Treating Opioid Dependence with Buprenorphine in the Safety Net: Critical Learning from Clinical Data

Treating Opioid Dependence with Buprenorphine in the Safety Net: Critical Learning from Clinical... Research has examined the safety, efficacy, feasibility, and cost-effectiveness of buprenorphine for the treatment of opioid dependence, but few studies have examined patient and provider experiences, especially in community health centers. Using de-identified electronic health record system (EHRS) data from 70 OCHIN community health centers (n = 1825), this cross-sectional analysis compared the demographics, comorbidities, and service utilization of patients receiving buprenorphine to those not receiving medication-assisted treatment (MAT). Compared to non-MAT patients, buprenorphine patients were younger and less likely to be Hispanic or live in poverty. Buprenorphine patients were less likely to have Medicaid insurance coverage, more likely to self-pay, and have private insurance coverage. Buprenorphine patients were less likely to have problem medical comorbidities or be coprescribed high-risk medications. It is important for providers, clinic administrators, and patients to understand the clinical application of medications for opioid dependence to ensure safe and effective care within safety net clinics. http://www.deepdyve.com/assets/images/DeepDyve-Logo-lg.png The Journal of Behavioral Health Services & Research Springer Journals

Treating Opioid Dependence with Buprenorphine in the Safety Net: Critical Learning from Clinical Data

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Publisher
Springer US
Copyright
Copyright © 2017 by National Council for Behavioral Health
Subject
Medicine & Public Health; Public Health; Health Psychology; Community and Environmental Psychology; Health Promotion and Disease Prevention; Health Informatics; Psychiatry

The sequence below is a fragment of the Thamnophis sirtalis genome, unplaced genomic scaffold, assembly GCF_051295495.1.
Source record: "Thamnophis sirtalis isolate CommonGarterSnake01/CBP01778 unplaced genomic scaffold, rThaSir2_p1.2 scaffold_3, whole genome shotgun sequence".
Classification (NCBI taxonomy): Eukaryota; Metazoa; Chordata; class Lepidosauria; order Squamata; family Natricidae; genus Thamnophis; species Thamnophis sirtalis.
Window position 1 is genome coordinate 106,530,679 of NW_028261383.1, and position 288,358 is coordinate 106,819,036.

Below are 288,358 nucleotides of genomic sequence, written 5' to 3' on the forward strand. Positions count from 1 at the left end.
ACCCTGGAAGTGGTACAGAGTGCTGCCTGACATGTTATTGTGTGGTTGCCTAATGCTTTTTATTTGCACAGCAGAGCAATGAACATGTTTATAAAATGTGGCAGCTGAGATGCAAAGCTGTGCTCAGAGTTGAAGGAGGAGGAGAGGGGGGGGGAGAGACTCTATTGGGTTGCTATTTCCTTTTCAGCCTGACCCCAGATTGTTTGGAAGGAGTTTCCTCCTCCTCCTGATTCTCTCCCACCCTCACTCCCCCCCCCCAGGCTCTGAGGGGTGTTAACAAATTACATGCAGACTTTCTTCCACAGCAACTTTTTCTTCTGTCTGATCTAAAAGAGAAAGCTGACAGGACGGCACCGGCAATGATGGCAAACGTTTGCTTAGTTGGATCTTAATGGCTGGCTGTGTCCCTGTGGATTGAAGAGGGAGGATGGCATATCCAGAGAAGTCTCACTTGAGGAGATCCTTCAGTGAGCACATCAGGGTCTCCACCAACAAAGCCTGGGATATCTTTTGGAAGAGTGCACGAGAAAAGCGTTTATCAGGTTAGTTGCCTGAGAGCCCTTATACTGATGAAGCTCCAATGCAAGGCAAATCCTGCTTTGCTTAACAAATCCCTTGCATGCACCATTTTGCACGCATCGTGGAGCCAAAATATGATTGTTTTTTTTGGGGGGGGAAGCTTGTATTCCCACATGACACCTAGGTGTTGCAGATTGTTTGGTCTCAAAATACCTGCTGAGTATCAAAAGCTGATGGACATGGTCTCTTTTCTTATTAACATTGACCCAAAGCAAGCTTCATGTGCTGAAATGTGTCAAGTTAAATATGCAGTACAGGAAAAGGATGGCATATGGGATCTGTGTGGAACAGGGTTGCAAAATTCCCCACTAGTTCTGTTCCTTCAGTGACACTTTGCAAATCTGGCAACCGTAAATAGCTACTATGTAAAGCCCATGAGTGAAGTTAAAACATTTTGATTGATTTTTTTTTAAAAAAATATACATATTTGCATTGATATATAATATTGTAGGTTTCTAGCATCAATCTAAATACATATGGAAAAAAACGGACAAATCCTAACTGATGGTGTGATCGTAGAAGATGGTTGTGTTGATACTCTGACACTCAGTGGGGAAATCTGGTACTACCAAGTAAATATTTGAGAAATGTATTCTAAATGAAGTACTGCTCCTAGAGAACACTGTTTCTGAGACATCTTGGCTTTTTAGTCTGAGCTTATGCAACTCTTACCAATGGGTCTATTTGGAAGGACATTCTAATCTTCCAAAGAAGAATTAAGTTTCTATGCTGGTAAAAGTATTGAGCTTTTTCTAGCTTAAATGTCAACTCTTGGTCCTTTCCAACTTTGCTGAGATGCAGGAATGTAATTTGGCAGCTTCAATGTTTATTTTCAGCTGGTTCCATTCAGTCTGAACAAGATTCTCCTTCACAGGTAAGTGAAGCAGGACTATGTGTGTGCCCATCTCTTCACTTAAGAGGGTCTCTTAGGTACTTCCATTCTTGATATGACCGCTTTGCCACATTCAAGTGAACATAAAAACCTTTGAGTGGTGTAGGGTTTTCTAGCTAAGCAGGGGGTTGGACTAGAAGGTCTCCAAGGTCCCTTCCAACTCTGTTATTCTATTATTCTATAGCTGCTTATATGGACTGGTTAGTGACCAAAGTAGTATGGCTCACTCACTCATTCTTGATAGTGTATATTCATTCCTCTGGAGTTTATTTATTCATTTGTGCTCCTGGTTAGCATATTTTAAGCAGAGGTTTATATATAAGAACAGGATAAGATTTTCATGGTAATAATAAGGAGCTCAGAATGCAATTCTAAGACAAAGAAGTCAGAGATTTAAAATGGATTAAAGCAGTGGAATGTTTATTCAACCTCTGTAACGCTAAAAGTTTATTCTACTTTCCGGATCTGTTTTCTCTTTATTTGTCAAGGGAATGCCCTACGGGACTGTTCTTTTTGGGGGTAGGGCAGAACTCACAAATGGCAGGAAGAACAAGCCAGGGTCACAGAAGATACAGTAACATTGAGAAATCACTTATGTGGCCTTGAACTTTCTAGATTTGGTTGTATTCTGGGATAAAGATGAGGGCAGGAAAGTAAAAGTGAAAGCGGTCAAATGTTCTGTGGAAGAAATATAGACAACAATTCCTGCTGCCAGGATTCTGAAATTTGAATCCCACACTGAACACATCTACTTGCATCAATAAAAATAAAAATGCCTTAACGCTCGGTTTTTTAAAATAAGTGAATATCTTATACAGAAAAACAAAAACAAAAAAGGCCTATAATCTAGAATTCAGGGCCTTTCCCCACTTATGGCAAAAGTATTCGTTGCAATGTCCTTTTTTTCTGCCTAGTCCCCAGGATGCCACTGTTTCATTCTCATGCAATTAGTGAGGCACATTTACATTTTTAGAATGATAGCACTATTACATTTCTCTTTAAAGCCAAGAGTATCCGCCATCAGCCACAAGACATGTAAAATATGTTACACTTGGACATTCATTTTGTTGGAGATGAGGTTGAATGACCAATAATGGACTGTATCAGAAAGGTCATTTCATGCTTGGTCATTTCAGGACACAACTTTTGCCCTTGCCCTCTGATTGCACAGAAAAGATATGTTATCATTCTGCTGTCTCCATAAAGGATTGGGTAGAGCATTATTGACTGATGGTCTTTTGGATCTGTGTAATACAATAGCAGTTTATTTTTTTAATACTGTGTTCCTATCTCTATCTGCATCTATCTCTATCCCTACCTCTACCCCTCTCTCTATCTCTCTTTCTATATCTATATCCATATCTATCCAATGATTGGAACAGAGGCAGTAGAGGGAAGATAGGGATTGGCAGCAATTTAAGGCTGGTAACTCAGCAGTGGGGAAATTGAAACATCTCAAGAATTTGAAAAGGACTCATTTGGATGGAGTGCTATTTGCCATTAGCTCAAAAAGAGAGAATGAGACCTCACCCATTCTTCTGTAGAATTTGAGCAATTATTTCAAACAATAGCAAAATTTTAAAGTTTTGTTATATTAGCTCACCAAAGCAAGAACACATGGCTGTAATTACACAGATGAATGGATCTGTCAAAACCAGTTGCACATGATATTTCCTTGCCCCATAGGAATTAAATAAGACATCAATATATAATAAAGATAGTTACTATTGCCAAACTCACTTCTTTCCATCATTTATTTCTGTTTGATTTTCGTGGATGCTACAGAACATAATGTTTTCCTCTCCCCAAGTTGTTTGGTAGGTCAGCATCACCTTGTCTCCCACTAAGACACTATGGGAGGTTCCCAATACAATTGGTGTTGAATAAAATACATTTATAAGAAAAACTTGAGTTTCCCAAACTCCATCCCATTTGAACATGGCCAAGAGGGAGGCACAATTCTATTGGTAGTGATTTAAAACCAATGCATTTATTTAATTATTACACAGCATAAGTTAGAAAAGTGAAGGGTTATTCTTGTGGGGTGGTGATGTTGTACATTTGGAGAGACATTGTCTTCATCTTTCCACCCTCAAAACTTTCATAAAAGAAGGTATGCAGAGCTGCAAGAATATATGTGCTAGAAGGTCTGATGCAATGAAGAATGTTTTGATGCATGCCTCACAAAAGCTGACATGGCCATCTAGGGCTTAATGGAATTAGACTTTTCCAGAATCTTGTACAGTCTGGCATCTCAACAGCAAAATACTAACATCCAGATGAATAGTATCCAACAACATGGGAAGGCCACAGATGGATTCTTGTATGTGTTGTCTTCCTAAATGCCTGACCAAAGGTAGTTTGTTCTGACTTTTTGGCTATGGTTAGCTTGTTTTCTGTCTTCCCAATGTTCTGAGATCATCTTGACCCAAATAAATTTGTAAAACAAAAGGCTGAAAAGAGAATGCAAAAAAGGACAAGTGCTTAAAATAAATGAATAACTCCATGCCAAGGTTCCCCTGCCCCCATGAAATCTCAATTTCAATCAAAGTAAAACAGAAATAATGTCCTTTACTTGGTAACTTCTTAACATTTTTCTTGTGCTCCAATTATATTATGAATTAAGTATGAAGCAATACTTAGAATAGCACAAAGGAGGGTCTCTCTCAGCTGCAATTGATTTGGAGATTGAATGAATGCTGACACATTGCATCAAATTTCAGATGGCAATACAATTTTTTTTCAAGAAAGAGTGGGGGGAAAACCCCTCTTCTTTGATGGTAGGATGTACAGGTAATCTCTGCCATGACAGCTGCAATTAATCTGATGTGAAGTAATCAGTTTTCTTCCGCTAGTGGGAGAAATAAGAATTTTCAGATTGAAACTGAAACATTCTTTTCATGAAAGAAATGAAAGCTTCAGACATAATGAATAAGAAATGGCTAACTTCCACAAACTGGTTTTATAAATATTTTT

ISSN
1094-3412
eISSN
1556-3308
D.O.I.
10.1007/s11414-017-9553-z
Publisher site
See Article on Publisher Site

Abstract

Research has examined the safety, efficacy, feasibility, and cost-effectiveness of buprenorphine for the treatment of opioid dependence, but few studies have examined patient and provider experiences, especially in community health centers. Using de-identified electronic health record system (EHRS) data from 70 OCHIN community health centers (n = 1825), this cross-sectional analysis compared the demographics, comorbidities, and service utilization of patients receiving buprenorphine to those not receiving medication-assisted treatment (MAT). Compared to non-MAT patients, buprenorphine patients were younger and less likely to be Hispanic or live in poverty. Buprenorphine patients were less likely to have Medicaid insurance coverage, more likely to self-pay, and have private insurance coverage. Buprenorphine patients were less likely to have problem medical comorbidities or be coprescribed high-risk medications. It is important for providers, clinic administrators, and patients to understand the clinical application of medications for opioid dependence to ensure safe and effective care within safety net clinics.

Journal

The Journal of Behavioral Health Services & ResearchSpringer Journals

Published: May 9, 2017

References

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